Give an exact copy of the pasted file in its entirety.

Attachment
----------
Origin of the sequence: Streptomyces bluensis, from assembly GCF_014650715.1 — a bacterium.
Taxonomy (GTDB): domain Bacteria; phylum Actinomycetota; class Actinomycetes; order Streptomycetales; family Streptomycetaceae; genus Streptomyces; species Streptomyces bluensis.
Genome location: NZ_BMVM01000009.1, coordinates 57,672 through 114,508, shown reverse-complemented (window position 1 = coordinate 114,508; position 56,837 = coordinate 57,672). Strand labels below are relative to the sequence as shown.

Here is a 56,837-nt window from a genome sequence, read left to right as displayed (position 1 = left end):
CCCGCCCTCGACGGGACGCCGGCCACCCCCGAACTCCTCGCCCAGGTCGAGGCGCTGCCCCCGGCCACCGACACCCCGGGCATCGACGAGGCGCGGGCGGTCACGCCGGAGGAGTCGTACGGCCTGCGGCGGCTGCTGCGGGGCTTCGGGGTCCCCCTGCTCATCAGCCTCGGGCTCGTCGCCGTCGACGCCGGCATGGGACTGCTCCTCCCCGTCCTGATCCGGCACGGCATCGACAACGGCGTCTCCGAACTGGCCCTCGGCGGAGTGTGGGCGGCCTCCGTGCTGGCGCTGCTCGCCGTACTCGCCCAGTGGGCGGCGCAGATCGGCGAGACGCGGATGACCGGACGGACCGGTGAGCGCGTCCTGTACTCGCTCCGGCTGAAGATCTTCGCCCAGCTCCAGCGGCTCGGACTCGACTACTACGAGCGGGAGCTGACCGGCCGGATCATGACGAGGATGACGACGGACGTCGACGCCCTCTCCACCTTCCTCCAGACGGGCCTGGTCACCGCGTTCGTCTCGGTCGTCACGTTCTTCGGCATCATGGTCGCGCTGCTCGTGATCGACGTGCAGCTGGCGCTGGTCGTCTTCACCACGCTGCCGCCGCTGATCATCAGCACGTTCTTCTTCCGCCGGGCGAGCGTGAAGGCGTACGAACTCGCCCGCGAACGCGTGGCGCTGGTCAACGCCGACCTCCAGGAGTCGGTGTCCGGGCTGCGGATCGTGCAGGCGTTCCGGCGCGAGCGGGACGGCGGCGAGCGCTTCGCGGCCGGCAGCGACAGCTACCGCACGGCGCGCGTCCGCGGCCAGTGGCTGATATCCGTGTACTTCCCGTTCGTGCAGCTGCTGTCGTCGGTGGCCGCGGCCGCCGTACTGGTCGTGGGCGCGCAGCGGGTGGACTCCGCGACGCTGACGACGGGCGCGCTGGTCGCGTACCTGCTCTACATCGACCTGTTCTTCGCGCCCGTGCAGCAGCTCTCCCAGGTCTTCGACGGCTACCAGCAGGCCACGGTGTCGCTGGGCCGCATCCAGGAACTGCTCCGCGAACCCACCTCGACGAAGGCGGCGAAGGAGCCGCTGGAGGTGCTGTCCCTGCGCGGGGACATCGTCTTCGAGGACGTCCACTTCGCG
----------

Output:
Origin of the sequence: Streptomyces bluensis, from assembly GCF_014650715.1 — a bacterium.
Taxonomy (GTDB): domain Bacteria; phylum Actinomycetota; class Actinomycetes; order Streptomycetales; family Streptomycetaceae; genus Streptomyces; species Streptomyces bluensis.
Genome location: NZ_BMVM01000009.1, coordinates 57,672 through 114,508, shown reverse-complemented (window position 1 = coordinate 114,508; position 56,837 = coordinate 57,672). Strand labels below are relative to the sequence as shown.

Here is a 56,837-nt window from a genome sequence, read left to right as displayed (position 1 = left end):
CCCGCCCTCGACGGGACGCCGGCCACCCCCGAACTCCTCGCCCAGGTCGAGGCGCTGCCCCCGGCCACCGACACCCCGGGCATCGACGAGGCGCGGGCGGTCACGCCGGAGGAGTCGTACGGCCTGCGGCGGCTGCTGCGGGGCTTCGGGGTCCCCCTGCTCATCAGCCTCGGGCTCGTCGCCGTCGACGCCGGCATGGGACTGCTCCTCCCCGTCCTGATCCGGCACGGCATCGACAACGGCGTCTCCGAACTGGCCCTCGGCGGAGTGTGGGCGGCCTCCGTGCTGGCGCTGCTCGCCGTACTCGCCCAGTGGGCGGCGCAGATCGGCGAGACGCGGATGACCGGACGGACCGGTGAGCGCGTCCTGTACTCGCTCCGGCTGAAGATCTTCGCCCAGCTCCAGCGGCTCGGACTCGACTACTACGAGCGGGAGCTGACCGGCCGGATCATGACGAGGATGACGACGGACGTCGACGCCCTCTCCACCTTCCTCCAGACGGGCCTGGTCACCGCGTTCGTCTCGGTCGTCACGTTCTTCGGCATCATGGTCGCGCTGCTCGTGATCGACGTGCAGCTGGCGCTGGTCGTCTTCACCACGCTGCCGCCGCTGATCATCAGCACGTTCTTCTTCCGCCGGGCGAGCGTGAAGGCGTACGAACTCGCCCGCGAACGCGTGGCGCTGGTCAACGCCGACCTCCAGGAGTCGGTGTCCGGGCTGCGGATCGTGCAGGCGTTCCGGCGCGAGCGGGACGGCGGCGAGCGCTTCGCGGCCGGCAGCGACAGCTACCGCACGGCGCGCGTCCGCGGCCAGTGGCTGATATCCGTGTACTTCCCGTTCGTGCAGCTGCTGTCGTCGGTGGCCGCGGCCGCCGTACTGGTCGTGGGCGCGCAGCGGGTGGACTCCGCGACGCTGACGACGGGCGCGCTGGTCGCGTACCTGCTCTACATCGACCTGTTCTTCGCGCCCGTGCAGCAGCTCTCCCAGGTCTTCGACGGCTACCAGCAGGCCACGGTGTCGCTGGGCCGCATCCAGGAACTGCTCCGCGAACCCACCTCGACGAAGGCGGCGAAGGAGCCGCTGGAGGTGCTGTCCCTGCGCGGGGACATCGTCTTCGAGGACGTCCACTTCGCG